Post-marketing surveillance is no easy task and one so complex inevitably comes with a high price tag. Engaging health practitioners and consumers into reporting when a particular drug results in an adverse reaction is merely the crucial first stage in a long battle.
Ahead of VIBpharma's Pharmacovigilance and Risk Management event being held on 1 and 2 December in Brussels, Belgium, Natalie Coomber spoke with Danish Medicines Agency chief medical officer, consumer safety division and Pharmacovigilance Working Party delegate, EMEA Doris Stenver to discuss the leading approach that Denmark has implemented and its plans for increasing awareness in future.
Natalie Coomber: What strategy is Denmark taking to improving its approach to pharmacovigilance (PV)?
Doris Stenver: We have a national action plan that was launched by our Minister of Health in January 2009.
The major objective for that plan is to achieve an overall improvement of PV in Denmark with the contribution of all relevant stakeholders, healthcare practitioners, pharmacies and patient organisations.
NC: What areas of PV need improving in Denmark?
DS: We need to improve the reporting of adverse drug reactions as we have severe underreporting. This is an international phenomenon but we would like to increase the awareness of Danish healthcare professionals of their particular role in the whole system.
NC: Do you think there is enough engagement with hospital doctors to encourage them to report adverse reactions?
DS: One of the aims of the Danish national action plan is to increase the awareness of hospital doctors because there have been a decreasing number of reports from this sector. This is very worrying as new drugs are introduced in the hospital setting.
In the coming months we will launch a campaign within hospitals to get more reports from this group of doctors. We are piloting this now but from the start of 2010 we will run this out over selected hospitals.
NC: What are the next steps once a drug has been reported?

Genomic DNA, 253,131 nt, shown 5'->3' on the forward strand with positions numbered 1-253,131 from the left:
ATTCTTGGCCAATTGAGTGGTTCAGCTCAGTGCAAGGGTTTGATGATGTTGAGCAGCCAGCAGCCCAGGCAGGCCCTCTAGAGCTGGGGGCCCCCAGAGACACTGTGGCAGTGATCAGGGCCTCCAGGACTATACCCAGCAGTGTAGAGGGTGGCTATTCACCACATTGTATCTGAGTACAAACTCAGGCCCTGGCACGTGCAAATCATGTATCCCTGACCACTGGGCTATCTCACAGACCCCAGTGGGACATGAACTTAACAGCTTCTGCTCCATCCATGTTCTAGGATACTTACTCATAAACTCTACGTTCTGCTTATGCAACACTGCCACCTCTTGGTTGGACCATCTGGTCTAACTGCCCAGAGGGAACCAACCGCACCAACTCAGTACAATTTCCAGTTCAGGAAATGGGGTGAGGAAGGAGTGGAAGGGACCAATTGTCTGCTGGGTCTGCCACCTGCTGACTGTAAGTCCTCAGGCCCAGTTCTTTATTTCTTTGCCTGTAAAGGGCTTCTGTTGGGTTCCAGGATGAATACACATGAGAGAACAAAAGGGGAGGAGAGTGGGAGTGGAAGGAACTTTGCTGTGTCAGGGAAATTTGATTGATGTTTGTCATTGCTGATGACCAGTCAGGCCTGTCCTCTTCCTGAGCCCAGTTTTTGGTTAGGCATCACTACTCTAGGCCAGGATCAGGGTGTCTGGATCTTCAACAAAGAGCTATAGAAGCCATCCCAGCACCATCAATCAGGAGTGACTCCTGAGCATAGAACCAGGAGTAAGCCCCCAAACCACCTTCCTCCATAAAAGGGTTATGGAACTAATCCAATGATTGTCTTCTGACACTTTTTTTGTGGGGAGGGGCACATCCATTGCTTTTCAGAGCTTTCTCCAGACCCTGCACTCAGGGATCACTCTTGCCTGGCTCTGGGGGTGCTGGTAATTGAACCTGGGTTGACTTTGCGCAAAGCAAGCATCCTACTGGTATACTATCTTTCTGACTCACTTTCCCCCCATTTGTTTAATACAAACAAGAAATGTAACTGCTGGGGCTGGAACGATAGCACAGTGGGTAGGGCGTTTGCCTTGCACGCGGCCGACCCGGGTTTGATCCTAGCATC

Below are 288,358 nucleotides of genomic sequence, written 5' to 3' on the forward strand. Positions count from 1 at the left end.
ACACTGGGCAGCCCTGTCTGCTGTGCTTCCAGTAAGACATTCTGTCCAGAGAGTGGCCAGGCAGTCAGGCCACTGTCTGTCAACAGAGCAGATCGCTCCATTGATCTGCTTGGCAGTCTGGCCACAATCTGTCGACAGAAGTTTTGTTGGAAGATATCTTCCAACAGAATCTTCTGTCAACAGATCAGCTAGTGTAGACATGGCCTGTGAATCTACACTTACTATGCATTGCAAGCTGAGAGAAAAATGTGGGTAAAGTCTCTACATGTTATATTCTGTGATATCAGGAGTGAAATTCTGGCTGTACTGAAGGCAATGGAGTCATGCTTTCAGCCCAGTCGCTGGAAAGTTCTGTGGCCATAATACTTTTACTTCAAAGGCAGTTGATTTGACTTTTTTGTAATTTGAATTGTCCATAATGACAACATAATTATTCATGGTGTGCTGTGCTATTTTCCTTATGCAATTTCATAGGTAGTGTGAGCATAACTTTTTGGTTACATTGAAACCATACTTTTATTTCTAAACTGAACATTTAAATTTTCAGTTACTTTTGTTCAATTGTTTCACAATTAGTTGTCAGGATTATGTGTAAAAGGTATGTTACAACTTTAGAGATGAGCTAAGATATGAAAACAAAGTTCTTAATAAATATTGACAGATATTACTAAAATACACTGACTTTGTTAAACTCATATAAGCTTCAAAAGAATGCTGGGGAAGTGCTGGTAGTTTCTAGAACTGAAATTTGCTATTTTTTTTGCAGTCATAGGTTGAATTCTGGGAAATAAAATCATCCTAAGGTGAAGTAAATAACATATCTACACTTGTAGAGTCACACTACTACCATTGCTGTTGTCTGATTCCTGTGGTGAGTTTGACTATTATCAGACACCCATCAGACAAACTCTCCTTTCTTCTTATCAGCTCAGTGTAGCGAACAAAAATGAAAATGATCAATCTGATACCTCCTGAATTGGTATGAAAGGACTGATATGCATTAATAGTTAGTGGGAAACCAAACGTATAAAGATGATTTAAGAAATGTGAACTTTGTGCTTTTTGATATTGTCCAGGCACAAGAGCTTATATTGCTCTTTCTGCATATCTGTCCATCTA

DS: There is a Danish national database where the information is collected and within 15 days we must report any serious adverse reaction to the EU centralised database. The pharmaceutical company will receive a report from the national authorities and it is obliged to prepare a periodic safety update report.
It must then comment on the adverse events including whether there is a need to update the labelling. Questions must be asked as to whether any new information in the report could change the way we look at the risk benefits of the product. If that is the case, ways to minimise the risk must be identified.
NC: What strategies are there for minimising the risk?
DS: Information may have to be added in the summary of product characteristics. For instance, information may be needed that says a particular patient group should not use the medication if they are of a particularly high risk.
NC: With so many new drugs being launched have you noticed an increase in the number of adverse drug reactions taking place?
DS: It is not possible to make a simple relationship between the number of new medicinal products launched and the number of adverse reactions. An increase in the awareness of reporting adverse reactions in one country will dramatically alter the number of adverse reactions reported, for instance. There may also be technological factors such as if a reporting system becomes an integrated part of a hospital network's technology.
NC: How does the Danish approach to PV vary from other EU countries?
DS: Denmark was the first EU country that had a legal basis for direct consumer reporting to our agency. We did so in 2003 and this consumer reporting is likely to be used as the EU standard when the European Commission proposal for PV legislation is passed. There are many initiatives across the EU where we can share workload, learn from each other and minimise resource expenditure.